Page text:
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BMW i3 Extended-Range Electric Vehicle is Cheaper to Own

1 Fullscreen capture 12122013 94126 AM BMW i3 Extended Range Electric Vehicle is Cheaper to Own

BMW i3′s Assembly Process and Materials Reduces Insurance Premiums and Overall Costs

Thanks to its lightweight construction, the BMW i3 extended-range electric vehicle gets exceptional fuel economy and range.

The same thing that makes the BMW i3 lighter and more efficient also makes it cheaper to own than conventional vehicles or even some other electric vehicles. The key lies in BMW’s use of a new material for the safety cell, that is, the body. Of course, like many modern automobiles, there are many exterior panels and components that are plastic. Bump a headlight, and you can simply bolt a new one in. Damage the rear bumper cover, and the plastic panel simply snaps in, typically using screws or plastic rivets to restore the appearance of the vehicle.

The safety cell of the BMW i3 is unlike pretty much all conventional and electric vehicles on the market today, because it is made of carbon-fiber-reinforced plastic (CFRP). The new CFRP material is strong and lightweight but, unlike metal, doesn’t propagate damage when impacted. For example, when a conventional vehicle get into an accident, the stresses from the impact aren’t limited to just the area of the impact, but spreads through different parts of the vehicle, because metal tends to transmit energy. The BMW i3′s CFRP safety cell doesn’t transmit this energy, so the damage is limited to just the area of the impact.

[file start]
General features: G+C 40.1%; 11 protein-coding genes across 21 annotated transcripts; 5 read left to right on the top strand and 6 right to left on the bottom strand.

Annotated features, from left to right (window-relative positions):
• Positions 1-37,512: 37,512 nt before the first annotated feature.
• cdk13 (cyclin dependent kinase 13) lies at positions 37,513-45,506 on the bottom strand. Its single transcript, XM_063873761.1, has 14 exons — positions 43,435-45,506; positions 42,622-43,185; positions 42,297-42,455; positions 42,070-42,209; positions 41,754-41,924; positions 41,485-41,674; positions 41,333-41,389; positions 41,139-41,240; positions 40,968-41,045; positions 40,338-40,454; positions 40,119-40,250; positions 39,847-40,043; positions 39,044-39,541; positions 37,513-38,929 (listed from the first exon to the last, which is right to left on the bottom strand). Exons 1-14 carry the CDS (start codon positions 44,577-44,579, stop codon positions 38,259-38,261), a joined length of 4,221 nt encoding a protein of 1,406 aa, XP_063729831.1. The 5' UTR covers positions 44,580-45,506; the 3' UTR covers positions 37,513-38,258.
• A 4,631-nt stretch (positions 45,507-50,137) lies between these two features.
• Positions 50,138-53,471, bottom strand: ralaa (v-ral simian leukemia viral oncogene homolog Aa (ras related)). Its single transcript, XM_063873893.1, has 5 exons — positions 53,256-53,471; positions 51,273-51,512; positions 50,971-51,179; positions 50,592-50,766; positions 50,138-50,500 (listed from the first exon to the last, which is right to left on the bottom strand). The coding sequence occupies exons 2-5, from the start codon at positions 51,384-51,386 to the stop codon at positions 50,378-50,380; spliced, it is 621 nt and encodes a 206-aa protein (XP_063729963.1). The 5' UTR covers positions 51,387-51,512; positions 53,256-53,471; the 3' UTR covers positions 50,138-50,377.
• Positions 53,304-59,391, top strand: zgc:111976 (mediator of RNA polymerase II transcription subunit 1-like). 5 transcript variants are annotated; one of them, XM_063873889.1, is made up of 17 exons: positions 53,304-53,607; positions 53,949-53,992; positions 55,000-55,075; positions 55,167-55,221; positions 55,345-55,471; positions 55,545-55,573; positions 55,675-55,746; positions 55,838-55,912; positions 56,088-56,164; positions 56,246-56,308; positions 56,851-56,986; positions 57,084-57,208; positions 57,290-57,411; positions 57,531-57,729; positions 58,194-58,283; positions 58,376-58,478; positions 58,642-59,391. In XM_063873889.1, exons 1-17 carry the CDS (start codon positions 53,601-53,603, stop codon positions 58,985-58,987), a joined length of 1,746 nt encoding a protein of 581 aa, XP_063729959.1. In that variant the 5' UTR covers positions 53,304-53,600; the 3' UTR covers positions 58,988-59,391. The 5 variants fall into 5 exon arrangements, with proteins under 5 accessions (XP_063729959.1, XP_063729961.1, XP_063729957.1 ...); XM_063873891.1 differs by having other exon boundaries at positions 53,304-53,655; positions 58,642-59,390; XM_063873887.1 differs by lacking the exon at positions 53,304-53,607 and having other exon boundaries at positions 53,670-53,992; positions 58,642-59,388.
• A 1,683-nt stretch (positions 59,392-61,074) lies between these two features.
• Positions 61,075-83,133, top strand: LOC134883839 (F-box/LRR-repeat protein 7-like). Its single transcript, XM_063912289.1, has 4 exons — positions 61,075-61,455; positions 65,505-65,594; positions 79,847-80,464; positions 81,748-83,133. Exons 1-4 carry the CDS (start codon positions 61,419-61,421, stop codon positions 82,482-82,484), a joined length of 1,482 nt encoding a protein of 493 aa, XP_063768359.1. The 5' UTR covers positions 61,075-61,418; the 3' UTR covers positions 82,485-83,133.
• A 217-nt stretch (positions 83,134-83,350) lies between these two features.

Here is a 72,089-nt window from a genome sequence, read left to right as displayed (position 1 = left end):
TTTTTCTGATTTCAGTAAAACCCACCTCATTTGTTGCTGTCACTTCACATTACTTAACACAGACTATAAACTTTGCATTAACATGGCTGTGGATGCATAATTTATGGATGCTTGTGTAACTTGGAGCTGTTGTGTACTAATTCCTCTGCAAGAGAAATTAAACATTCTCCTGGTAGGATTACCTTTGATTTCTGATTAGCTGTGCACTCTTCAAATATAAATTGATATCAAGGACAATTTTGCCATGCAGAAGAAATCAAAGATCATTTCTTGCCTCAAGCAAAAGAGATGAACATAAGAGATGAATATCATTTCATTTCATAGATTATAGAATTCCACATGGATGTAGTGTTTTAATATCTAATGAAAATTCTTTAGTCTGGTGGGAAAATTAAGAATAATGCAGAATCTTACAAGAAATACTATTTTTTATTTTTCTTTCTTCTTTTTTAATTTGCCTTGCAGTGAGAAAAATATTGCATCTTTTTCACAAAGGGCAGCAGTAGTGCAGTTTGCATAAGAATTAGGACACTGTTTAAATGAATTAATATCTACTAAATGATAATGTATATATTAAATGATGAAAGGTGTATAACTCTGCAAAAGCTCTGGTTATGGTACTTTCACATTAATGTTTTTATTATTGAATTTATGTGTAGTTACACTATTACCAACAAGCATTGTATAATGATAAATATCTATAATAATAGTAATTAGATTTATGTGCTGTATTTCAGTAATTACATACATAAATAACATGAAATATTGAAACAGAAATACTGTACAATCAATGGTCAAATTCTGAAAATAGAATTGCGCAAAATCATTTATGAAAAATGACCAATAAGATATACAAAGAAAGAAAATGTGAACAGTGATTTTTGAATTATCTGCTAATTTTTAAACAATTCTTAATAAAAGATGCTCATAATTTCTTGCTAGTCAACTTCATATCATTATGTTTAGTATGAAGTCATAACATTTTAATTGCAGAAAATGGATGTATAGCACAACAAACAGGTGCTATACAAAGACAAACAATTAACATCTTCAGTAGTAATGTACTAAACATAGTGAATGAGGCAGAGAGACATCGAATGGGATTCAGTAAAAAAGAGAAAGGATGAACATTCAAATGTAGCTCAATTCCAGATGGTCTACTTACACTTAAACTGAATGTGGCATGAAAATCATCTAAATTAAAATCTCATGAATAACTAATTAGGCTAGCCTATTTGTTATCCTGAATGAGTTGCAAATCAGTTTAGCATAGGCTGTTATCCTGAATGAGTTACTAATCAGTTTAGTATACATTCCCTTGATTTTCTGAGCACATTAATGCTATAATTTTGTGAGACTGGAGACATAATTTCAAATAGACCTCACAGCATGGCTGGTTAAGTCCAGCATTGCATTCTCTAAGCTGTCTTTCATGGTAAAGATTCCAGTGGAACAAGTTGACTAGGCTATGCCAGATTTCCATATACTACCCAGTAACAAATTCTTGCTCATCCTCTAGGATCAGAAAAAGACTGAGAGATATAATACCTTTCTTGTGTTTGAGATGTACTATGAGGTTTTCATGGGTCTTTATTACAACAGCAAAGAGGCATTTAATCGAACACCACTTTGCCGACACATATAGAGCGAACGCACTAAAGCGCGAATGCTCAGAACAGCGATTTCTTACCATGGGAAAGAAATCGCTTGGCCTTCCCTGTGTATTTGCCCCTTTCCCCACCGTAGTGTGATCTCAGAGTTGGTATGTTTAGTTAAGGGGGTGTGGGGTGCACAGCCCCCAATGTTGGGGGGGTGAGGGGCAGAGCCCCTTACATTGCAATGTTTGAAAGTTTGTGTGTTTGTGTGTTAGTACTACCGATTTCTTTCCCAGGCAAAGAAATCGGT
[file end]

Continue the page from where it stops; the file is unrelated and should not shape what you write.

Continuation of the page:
Here’s a video of the BMW i3 being put together in the factory. The same easy assembly can be repeated at the body shop in case of an accident…

BMW recognizes that the materials themselves, CFRP and high-strength resin adhesives, are more expensive than metal parts, but the amount of time to repair a section of the safety cell is greatly reduced. The safety cell of the BMW i3 is made up of some 35 different parts that can be easily cut out and replaced. According to BMW, this will cut down on insurance costs, which reduces the overall price of this new extended-range electric vehicle. This isn’t a one-shot deal, however, as BMW plans on implementing this technology in more vehicles across its lineup, improving fuel economy and reducing insurance and repair costs.

Image © TestDriven [Screenshot]

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About the author

Ben has been a Master Automobile Technician for over ten years, certified by ASE, Toyota, and Lexus. He specialized in electronic systems and hybrid technology. Branching out now, as a Professional Freelance Writer, he specializes in research and writing about his main area of interest, Automotive Technology, Alternative Fuels, and Concept Vehicles.

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